From dawn to dusk, the streets hummed with activity, while in the numerous taverns with their huge wine casks, long benches, and reed-strewn floors, drinkers with nothing better to do spent their time gambling on dice games. There was open-air entertainment, too, for those who had time to watch it. Clowns bumped and tumbled, jugglers showed off their skills, and minstrels crooned the latest ballads to the accompaniment of a fiddle-like instrument called the vielle. Roving troops of actors performed morality tales for the crowds, often enlivening popular Bible stories with slapstick comedy and satirical asides to the audience. And behind this incessant hustle and bustle, church bells tolled away the hours, dictating the rhythm of people's lives across the city; for in the perpetual half-light of the narrow streets, the passage of time was heard rather than seen.
I struggled to hold up my torn garment, crossing my arms over my breasts, so that it did not slip and expose them to the blue eyes scrutinising me with such cold passion.
He grinned at my attempted modesty.
'I can do whatever I like with you now,' he continued. 'Do you realise that?'
I held my tongue.
'Answer me.' The fist clutching my collar shook.
Could there be life without pain?
He wanted to see me suffer. I saw the cruelty in his eyes. I bit the insides of my mouth to keep from crying aloud. I would not satisfy his desire.
'Answer me, Cumal.'
I knew quite well the despised Irish word for slave-girl.
'Yes,' I hissed through clenched teeth.
He struck my face again, harder than the first time. His heavy gold ring caught my cheekbone below my eye.
'Put your arms down.'
But I would be unable to hold my gown up then. I did not respond.
He gave my collar a twist.
'Are you deaf as well as stupid? I gave an order, slave.'
Slowly, after adjusting the rent material as best I could upon my shoulders, I lowered my arms. Held them stiffly at my sides. My breathing sounded as ragged as the dress.
Prince Modred did not allow it to stay. Never loosening his grip on my collar, his other hand jerked the garment down. The entire rag fluttered to the floor. Nothing remained between Prince Modred and me except a small band of brown leather.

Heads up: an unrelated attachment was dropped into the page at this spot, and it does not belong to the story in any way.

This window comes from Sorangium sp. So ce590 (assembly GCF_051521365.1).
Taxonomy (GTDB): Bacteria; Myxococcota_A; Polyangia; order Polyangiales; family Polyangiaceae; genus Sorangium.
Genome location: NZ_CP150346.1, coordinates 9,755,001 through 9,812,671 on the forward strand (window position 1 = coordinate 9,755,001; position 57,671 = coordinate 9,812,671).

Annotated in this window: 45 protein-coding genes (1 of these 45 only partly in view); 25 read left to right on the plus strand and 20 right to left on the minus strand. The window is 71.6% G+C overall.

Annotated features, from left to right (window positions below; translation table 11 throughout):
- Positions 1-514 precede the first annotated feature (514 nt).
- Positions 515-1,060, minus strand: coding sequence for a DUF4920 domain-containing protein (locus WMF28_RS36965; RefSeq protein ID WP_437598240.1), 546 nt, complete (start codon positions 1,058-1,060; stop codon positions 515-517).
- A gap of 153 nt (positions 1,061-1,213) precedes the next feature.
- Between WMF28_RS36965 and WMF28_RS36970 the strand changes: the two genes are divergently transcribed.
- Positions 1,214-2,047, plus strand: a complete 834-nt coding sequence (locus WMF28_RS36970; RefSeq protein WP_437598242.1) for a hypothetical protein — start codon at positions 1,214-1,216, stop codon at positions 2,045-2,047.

Debra A. Kemp
The House of Pendragon: Book 1
the early 6th century
He inserted a chisel under the lid and tapped with a hammer. The lid eased up, and he got a good grip with his fingers and began to pull. The lid began to move with a great screech of wet wood, and came off so suddenly that he almost fell backwards. He handed it up to Michael, and all five of them peered into the open coffin.
Bartholomew moved back, gagging, as the stench of putrefaction filled the confined space of the grave. His feet skidded and he scrabbled at the sides to try to prevent himself from falling over. Jonstan gave a cry of horror, and Cuthbert began to mutter prayers in an uneven, breathless whisper. Michael leaned down and grabbed at Bartholomew's shoulder, breathing through his mouth so as not to inhale the smell.
'Matt!' he gasped. 'Come out of there!'
He began to tug frantically at Bartholomew's shirt. Bartholomew needed no second bidding, and scrambled out of the grave with an agility that surprised even him. He sank to his knees and peered down at the thing in the coffin.
'What is it?' breathed Cymric.
Bartholomew cleared his throat to see if he could still speak, making jonstan jump. 'It looks like a goat,' he said.
'A goat?' whispered Michael, in disbelief. 'What is a goat doing here?'
Bartholomew swallowed hard. Two curved horns and a long pointed face stared up at him, dirty and stained from its weeks underground, but a goat's head nevertheless, atop a human body.